We perform $n$ independent Bernoulli trials, each with the same probability of success $p$, where $0<p<1$. Let $X$ be the Random variable equal to the total number of successes.

The distribution of $X$ is called a **Binomial distribution** with parameters $n$ and $p$. The textbook writes this as $X∼Bin(n,p)$.

If we want to show a distribution is binomial, we can simply explain what the number of trials are, what the chance of success is, and that each trial is independent of one another.

Connection to the Bernoulli distribution

If the number of trials is $n=1$, then the Binomial distribution is the same as the Bernoulli distribution. That is, $X∼Bern(p)$ as well.

## PMF

If $X∼Bin(n,p)$, then the PMF of $X$ is given by

$P(X=k)=(kn )p_{k}(1−p)_{n−k}$Intuitively, we are asking the probability of getting exactly $k$ successful trials out of the $n$. Since the success rate is $p$, we have $p_{k}$. Similarly, the failure rate must be $1−p$, and the number of failed trials is $n−k$, so we also have $(1−p)_{n−k}$.

## Expectation

Using the PMF, we can derive the Binomial expectation of $X$. Remember that we can also end up with zero successes, so the summation begins at zero. (Although, $x_{0}=0$ and so this term does nothing in the summation.)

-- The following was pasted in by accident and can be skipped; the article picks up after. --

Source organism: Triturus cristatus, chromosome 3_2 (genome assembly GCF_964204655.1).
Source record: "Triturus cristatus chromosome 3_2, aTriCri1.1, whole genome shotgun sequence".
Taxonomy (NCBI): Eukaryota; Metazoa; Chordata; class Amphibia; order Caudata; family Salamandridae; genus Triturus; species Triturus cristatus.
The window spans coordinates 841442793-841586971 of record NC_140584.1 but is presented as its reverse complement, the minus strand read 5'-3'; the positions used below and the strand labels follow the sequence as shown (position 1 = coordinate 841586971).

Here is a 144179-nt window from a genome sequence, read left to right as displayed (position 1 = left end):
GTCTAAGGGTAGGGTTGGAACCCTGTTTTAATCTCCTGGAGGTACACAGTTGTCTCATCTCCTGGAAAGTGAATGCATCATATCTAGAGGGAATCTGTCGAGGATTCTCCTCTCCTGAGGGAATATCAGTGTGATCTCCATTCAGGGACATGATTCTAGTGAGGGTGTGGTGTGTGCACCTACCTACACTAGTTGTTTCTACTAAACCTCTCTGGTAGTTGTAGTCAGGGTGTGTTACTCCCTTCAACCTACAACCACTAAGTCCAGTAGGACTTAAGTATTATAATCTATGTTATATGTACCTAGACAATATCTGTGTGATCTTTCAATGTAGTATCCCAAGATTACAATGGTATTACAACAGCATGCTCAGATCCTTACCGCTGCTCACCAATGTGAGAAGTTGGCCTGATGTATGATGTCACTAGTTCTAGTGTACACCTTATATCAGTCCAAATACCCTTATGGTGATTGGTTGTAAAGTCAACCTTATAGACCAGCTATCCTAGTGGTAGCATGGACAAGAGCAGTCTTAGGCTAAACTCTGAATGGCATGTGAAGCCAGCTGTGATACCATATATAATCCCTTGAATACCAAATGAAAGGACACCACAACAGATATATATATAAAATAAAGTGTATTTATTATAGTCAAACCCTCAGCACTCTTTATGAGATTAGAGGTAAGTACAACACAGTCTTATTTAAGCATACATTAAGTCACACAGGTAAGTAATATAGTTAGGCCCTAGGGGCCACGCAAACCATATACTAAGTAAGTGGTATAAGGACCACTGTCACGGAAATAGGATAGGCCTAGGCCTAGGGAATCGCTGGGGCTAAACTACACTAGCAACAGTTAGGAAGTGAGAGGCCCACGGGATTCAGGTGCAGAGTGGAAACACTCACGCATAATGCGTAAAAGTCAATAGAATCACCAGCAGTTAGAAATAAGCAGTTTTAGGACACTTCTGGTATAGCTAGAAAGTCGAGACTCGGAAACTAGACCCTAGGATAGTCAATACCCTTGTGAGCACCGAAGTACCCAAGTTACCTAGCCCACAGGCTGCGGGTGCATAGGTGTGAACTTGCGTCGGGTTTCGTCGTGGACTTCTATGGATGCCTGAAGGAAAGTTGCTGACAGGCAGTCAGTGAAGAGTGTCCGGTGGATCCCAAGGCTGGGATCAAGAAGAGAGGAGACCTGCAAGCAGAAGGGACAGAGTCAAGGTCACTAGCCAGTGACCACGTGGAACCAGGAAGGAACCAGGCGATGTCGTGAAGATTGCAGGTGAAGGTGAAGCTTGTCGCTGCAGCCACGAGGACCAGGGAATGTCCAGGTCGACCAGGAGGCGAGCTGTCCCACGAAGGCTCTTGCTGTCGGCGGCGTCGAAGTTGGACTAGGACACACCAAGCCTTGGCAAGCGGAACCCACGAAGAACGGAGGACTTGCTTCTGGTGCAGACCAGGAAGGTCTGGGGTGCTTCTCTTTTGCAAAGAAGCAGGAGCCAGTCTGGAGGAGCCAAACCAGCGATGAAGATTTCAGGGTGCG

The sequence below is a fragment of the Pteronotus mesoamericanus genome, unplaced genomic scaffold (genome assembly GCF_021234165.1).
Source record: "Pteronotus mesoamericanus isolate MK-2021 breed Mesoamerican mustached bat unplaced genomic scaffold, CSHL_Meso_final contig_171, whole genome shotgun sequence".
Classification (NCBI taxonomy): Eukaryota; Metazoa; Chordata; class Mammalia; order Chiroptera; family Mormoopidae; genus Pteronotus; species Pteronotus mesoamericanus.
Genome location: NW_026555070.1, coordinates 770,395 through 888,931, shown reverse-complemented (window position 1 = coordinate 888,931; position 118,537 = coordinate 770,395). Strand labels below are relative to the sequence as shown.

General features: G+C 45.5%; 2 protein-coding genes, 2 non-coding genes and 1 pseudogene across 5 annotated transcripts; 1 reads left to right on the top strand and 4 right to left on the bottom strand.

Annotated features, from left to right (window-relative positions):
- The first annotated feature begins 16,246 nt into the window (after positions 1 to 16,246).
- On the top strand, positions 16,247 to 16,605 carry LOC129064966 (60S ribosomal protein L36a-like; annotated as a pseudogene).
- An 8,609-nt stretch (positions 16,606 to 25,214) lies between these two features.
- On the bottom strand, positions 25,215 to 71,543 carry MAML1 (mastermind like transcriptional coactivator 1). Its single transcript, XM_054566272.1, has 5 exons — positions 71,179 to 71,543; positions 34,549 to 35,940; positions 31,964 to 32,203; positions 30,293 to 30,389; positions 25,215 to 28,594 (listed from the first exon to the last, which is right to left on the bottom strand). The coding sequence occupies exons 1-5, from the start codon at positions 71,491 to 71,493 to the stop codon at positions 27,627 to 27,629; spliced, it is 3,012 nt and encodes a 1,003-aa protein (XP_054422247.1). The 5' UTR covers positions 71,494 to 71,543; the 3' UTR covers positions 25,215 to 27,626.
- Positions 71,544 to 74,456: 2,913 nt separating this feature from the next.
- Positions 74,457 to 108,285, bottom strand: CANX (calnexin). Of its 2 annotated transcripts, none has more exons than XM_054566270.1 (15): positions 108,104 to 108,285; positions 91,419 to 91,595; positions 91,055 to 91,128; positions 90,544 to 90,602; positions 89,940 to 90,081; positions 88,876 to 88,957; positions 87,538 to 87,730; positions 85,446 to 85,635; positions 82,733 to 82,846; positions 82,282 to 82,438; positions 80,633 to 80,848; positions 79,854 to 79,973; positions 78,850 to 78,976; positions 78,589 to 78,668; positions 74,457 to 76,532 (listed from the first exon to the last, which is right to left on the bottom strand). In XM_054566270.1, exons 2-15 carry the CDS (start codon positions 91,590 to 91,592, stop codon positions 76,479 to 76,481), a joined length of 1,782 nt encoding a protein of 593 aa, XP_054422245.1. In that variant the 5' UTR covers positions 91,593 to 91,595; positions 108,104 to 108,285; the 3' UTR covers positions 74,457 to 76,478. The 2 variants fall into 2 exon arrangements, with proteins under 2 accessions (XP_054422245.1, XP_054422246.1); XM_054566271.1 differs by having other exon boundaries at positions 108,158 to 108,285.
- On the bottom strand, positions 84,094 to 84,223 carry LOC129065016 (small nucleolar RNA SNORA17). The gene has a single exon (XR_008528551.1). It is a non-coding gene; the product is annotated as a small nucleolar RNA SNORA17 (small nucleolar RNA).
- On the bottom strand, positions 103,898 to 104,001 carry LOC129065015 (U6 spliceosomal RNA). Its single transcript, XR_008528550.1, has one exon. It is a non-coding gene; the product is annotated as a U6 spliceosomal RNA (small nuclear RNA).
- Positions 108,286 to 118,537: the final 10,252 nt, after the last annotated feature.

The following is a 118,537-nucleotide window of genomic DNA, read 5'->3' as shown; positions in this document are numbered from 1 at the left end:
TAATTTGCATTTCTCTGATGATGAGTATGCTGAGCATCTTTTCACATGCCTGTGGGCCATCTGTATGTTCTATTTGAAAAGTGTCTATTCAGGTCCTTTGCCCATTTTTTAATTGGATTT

$E(X)=i=0∑n x_{i}⋅P(X=x_{i})=i=0∑n x_{i}⋅(x_{i}n )p_{x_{i}}(1−p)_{n−x_{i}}$This sucks to calculate. Instead, remember that each $x_{i}$ represents one Bernoulli trial, which either *succeeds* (with rate $p$) or *fails*. We can represent $X$ as a sum of $n$ Indicator variables, where $I_{i}$ is the r.v. for $x_{i}$. Then by LOE, we have

## Variance

As shown above, we can represent $X$ as a sum of indicator variables. These indicators each correspond to one Bernoulli trial, and we know they’re all *independent*, so $Var(X)$ is given by